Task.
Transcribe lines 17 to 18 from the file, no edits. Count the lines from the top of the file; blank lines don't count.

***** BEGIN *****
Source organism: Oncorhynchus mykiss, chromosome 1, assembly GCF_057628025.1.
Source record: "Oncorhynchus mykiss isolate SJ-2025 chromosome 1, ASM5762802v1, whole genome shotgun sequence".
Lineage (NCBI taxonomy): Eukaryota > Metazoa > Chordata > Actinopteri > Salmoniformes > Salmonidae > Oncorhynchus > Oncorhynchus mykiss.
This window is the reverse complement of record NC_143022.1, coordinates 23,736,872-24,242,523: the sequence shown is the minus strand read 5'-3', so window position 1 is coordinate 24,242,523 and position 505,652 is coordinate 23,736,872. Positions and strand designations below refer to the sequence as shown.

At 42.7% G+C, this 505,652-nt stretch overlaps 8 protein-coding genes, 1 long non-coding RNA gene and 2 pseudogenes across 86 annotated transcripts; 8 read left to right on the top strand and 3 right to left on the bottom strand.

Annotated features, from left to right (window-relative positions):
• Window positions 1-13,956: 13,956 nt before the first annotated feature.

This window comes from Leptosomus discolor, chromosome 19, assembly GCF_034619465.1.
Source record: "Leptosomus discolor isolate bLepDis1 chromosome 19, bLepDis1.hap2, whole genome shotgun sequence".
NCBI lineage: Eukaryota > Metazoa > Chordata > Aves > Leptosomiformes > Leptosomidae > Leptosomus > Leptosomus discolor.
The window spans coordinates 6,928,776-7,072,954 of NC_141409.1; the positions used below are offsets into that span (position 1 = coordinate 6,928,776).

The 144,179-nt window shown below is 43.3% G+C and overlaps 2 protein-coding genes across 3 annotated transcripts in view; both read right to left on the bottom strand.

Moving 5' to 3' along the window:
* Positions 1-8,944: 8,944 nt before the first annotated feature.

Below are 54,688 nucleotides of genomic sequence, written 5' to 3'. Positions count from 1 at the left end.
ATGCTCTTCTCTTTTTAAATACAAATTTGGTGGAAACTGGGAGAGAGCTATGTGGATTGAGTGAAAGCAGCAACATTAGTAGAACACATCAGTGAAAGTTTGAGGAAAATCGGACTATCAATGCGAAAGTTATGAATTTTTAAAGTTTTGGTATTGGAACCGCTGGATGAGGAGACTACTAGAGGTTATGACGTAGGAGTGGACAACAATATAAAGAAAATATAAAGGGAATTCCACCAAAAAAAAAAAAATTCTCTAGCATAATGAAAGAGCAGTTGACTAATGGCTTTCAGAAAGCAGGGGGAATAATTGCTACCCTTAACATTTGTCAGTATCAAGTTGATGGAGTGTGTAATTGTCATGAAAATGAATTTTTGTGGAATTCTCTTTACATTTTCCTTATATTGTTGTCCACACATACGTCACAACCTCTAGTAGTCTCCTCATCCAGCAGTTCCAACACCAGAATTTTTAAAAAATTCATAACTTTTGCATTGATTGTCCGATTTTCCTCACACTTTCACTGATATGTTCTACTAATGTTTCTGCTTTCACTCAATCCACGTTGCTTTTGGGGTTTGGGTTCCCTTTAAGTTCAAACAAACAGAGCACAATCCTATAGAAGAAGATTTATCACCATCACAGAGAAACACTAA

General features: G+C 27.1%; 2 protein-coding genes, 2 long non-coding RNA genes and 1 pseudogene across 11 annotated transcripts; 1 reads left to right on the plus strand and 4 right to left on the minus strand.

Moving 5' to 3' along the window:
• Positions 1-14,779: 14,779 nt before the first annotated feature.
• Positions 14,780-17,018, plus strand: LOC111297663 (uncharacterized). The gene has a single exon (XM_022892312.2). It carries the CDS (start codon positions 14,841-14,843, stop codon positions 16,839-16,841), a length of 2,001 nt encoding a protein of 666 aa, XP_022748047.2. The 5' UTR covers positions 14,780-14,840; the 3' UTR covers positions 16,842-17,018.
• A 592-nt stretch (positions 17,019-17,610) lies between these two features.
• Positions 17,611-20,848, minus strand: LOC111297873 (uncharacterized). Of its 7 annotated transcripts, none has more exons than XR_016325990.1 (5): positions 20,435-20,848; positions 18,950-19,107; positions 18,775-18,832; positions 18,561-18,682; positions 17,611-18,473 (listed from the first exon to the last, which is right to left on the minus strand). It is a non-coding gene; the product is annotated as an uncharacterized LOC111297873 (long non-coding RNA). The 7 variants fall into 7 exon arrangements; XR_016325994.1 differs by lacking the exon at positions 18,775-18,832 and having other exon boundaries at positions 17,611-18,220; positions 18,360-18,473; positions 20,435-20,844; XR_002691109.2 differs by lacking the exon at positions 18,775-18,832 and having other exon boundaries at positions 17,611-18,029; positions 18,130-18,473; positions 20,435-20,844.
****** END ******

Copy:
General features: G+C 27.1%; 2 protein-coding genes, 2 long non-coding RNA genes and 1 pseudogene across 11 annotated transcripts; 1 reads left to right on the plus strand and 4 right to left on the minus strand.

Moving 5' to 3' along the window: